A poi­sonous mix in In­dia

Crush­ing poverty, weak po­lice and tainted al­co­hol lead to deaths

Los Angeles Times - - THE WORLD - By Shashank Ben­gali shashank. ben­gali @ latimes. com Spe­cial cor­re­spon­dent Parth M. N. con­trib­uted to this re­port.

MUM­BAI, In­dia — Mourn­ers gath­ered un­der an ash- col­ored sky Mon­day out­side Sathivel Na­gak­ounder’s one- room house, the women wail­ing and wip­ing their eyes with their saris. His body, wrapped in a snow- white shroud and wreathed in gar­lands, was car­ried through dirt lanes still soft from the morn­ing rain.

In the north­ern Mum­bai slum of Khar­odi, the peo­ple have lost count of the fu­neral pro­ces­sions. More than 100 peo­ple have died since last week af­ter drink­ing a toxic batch of home­made liquor, one of the worst such in­ci­dents in In­dia in re­cent years, with dozens more still hos­pi­tal­ized.

Of­fi­cials say the vic­tims suf­fered poi­son­ing by methanol, a cheap al­co­hol that boot­leg­gers add to pro­vide a kick, but which can be lethal in all but the small­est quan­ti­ties.

Na­gak­ounder, a mar­ried fa­ther of three, be­gan vom­it­ing blood last week af­ter vis­it­ing one of the many un­marked neigh­bor­hood stalls that sell the il­licit spir­its, fam­ily mem­bers said.

“We have never seen peo­ple get­ting sick like this be­fore,” said his brother, Shivraj Na­gak­ounder. “Al­most ev­ery­one who was hos­pi­tal­ized has died.”

The deaths have robbed fam­i­lies of their main bread­win­ners and cast a spotlight on the poi­sonous mix­ture of poverty, al­co­hol and weak law en­force­ment in In­dia’s poor­est neigh­bor­hoods. In Khar­odi, the nom­i­nally illegal home­made liquor sells for as lit­tle as 15 cents for half a pint, sold by the glass or in clear plas­tic bags.

Dis­tilled in drums from a mix­ture of cane sugar and am­mo­nium chlo­ride — and laced with methanol, bat­tery acid or even crushed glass — the un­li­censed liquor is widely con­sumed by con­struc­tion work­ers, sewer clean­ers and other la­bor­ers who want a cheap, quick high af­ter hours of back­break­ing work.

The first cases in Khar­odi — a neigh­bor­hood of Hindu, Mus­lim and Chris­tian fam­i­lies at the edge of a boom­ing mid­dle- class sub­urb — sur­faced Thurs­day morn­ing. Na­gak­ounder, who made about $ 125 a month dig­ging trenches for a cell­phone com­pany, had vis­ited one of the lo­cal hooch ven­dors, known as ad­das, af­ter work with a friend, who also died.

“The body aches and you want some­thing to re­duce the pain,” said a fam­ily friend, Vediyap­pan Kaoundar, ex­plain­ing the mo­ti­va­tion to drink af­ter a pun­ish­ing day of work.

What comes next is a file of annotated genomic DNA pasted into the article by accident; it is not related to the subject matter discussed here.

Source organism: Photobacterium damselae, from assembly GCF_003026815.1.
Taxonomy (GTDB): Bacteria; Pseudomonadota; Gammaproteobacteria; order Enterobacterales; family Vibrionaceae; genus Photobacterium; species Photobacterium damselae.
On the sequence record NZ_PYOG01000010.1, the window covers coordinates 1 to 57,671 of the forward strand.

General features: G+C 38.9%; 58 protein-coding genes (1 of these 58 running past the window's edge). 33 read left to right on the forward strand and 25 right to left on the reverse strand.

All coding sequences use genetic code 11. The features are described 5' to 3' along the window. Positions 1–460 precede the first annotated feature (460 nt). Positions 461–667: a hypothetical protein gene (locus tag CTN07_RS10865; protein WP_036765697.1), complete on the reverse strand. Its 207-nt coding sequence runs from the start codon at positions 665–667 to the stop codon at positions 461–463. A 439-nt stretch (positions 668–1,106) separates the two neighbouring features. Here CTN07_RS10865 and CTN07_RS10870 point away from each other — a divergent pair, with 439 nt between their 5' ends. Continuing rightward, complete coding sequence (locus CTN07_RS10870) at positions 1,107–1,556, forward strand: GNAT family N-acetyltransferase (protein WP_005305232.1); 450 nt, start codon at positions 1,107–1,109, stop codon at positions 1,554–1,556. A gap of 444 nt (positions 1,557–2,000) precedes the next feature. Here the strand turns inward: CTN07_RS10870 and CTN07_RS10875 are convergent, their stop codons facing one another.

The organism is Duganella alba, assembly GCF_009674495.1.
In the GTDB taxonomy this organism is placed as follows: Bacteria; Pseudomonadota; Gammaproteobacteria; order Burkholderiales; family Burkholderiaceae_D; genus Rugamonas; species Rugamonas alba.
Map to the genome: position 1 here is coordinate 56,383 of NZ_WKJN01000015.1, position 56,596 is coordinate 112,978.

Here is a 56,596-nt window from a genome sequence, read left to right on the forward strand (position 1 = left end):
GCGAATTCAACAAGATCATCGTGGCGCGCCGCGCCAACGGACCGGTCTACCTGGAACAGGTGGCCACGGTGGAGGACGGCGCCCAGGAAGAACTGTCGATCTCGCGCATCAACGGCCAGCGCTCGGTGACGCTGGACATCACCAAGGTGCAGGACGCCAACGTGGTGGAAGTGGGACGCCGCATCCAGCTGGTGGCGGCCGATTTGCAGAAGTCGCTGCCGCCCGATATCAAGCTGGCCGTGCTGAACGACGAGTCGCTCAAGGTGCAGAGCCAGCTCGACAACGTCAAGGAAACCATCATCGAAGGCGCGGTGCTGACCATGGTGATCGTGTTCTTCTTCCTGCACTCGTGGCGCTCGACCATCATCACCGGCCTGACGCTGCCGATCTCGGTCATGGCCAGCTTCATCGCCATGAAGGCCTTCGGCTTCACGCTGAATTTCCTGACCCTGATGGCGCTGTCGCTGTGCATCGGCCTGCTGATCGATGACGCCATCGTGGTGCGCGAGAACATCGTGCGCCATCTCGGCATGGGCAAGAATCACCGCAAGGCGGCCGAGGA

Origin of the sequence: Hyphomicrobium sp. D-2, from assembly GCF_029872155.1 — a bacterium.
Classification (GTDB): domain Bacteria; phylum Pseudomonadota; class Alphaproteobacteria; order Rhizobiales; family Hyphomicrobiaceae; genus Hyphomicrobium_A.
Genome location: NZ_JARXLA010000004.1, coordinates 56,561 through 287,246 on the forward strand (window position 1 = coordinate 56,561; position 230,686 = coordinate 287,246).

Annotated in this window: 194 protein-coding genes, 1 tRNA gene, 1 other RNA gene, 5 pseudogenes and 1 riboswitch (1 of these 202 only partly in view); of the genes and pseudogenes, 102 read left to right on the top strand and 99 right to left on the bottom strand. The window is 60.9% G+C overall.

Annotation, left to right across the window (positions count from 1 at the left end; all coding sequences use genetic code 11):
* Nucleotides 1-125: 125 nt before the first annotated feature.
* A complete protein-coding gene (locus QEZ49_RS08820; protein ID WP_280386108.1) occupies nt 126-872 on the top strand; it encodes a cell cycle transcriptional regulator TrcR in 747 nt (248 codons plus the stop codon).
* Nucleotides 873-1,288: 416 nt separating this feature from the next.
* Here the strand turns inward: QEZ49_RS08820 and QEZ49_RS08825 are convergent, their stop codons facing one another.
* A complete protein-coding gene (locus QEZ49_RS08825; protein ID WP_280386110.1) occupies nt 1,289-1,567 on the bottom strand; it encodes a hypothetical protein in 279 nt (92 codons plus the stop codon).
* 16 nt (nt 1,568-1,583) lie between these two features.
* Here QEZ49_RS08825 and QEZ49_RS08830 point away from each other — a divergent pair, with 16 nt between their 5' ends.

Taxes on al­co­hol are ex­tremely high in Mum­bai, In­dia’s f inan­cial cap­i­tal, mak­ing most le­gal booze un­af­ford­able for the lower classes. Tainted liquor have also caused mass deaths in many other In­dian cities.

This year, more than two dozen died in the north­ern city of Lucknow. The dead­li­est re­cent case of toxic moon­shine claimed the lives of 180 peo­ple in the south­ern states of Tamil Nadu and Kar­nataka in 2008.

Boot­leg­gers op­er­ate in plain sight of author­i­ties, whom many res­i­dents ac­cuse of ac­cept­ing bribes to al­low the trade to con­tinue. A po­lice sta­tion sits a few hun­dred yards from the neigh­bor­hood where Na­gak­ounder and oth­ers had pur­chased the deadly liquor. Some would carry the plas­tic bags into the streets and drink in the open, mix­ing the al­co­hol with a bit of Sprite.

“A busi­ness can­not be run with­out the per­mis­sion of lo­cal po­lice,” said Datta Jadhav, a re­tired po­lice in­spec­tor in Mum­bai. “All of­fi­cers in the area are aware if any­one is pro­duc­ing home­made liquor.”

Seven peo­ple sus­pected of boot­leg­ging have been ar­rested, and eight po­lice of­fi­cers and four state ex­cise tax of­fi­cials — who are re­spon­si­ble for grant­ing li­censes to liquor deal­ers — were sus­pended pend­ing in­ves­ti­ga­tions, of­fi­cials said.

That of­fered lit­tle com­fort to the fam­ily mem­bers of vic­tims, who say author­i­ties have long known about the toll of illegal moon­shine on their com­mu­ni­ties.

“The al­co­hol should be banned al­to­gether,” said Shak­ila Ab­dur­rah­man, whose hus­band, a con­struc­tion worker, vis­ited the ad­das al­most ev­ery day af­ter work. He died over the week­end, leav­ing be­hind two daugh­ters and a son, she said.

“We had quar­rels at home about it,” she said, stand­ing in front of a war­ren of tin­walled shacks in Khar­odi as roost­ers walked about.

“If you lis­ten at night, there is bick­er­ing con­stantly in all the houses be­tween the hus­bands and wives about the drink­ing. But now he is dead, so what can I do?”

In a third- story ward at a nearby city- run hos­pi­tal, eight men lay in their beds Mon­day af­ter­noon, hav­ing been treated for methanol poi­son­ing but de­clared sta­ble. Viren­dra Sanani, a 45year- old pain­ter, said he had only one drink last week but checked into the hos­pi­tal af­ter sto­ries of poi­son­ing be­gan cir­cu­lat­ing and his wife and chil­dren de­manded it.

“I won’t think of drink­ing that any more,” he said. “But those who can’t af­ford more ex­pen­sive liquor will prob­a­bly con­tinue, even though they shouldn’t.”

Down a nar­row, muddy path in Khar­odi, two chil­dren proudly pointed out the house where they said po­lice of­fi­cers ar­rested two sus­pected hooch sellers, a hus­band and wife, in a dra­matic episode Sun­day. A ply­wood door, locked from the in­side, was em­bla­zoned with the im­age of Je­sus.

Rap­ping on the door, Sahil, a tou­sled- haired boy of no more than 8, said mat­terof- factly, “There’s still a lot of liquor in­side.”

Divyakant Solanki Euro­pean Pressphoto Agency

REL­A­TIVES MOURN Raja Lu­draswami Har­jan, one of more than 100 peo­ple in Mum­bai, In­dia, who died af­ter con­sum­ing boot­leg liquor.

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